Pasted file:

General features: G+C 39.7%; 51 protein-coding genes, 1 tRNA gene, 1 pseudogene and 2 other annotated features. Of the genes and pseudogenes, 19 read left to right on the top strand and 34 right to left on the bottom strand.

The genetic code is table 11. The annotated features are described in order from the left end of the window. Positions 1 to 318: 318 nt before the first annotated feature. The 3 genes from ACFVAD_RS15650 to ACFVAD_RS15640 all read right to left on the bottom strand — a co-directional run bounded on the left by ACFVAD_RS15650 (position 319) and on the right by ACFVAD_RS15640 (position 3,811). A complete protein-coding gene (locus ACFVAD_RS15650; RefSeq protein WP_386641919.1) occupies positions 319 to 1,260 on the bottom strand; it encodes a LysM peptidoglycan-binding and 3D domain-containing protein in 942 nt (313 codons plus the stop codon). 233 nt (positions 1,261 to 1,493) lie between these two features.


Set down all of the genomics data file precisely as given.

General features: G+C 39.7%; 51 protein-coding genes, 1 tRNA gene, 1 pseudogene and 2 other annotated features. Of the genes and pseudogenes, 19 read left to right on the top strand and 34 right to left on the bottom strand.

The genetic code is table 11. The annotated features are described in order from the left end of the window. Positions 1 to 318: 318 nt before the first annotated feature. The 3 genes from ACFVAD_RS15650 to ACFVAD_RS15640 all read right to left on the bottom strand — a co-directional run bounded on the left by ACFVAD_RS15650 (position 319) and on the right by ACFVAD_RS15640 (position 3,811). A complete protein-coding gene (locus ACFVAD_RS15650; RefSeq protein WP_386641919.1) occupies positions 319 to 1,260 on the bottom strand; it encodes a LysM peptidoglycan-binding and 3D domain-containing protein in 942 nt (313 codons plus the stop codon). 233 nt (positions 1,261 to 1,493) lie between these two features.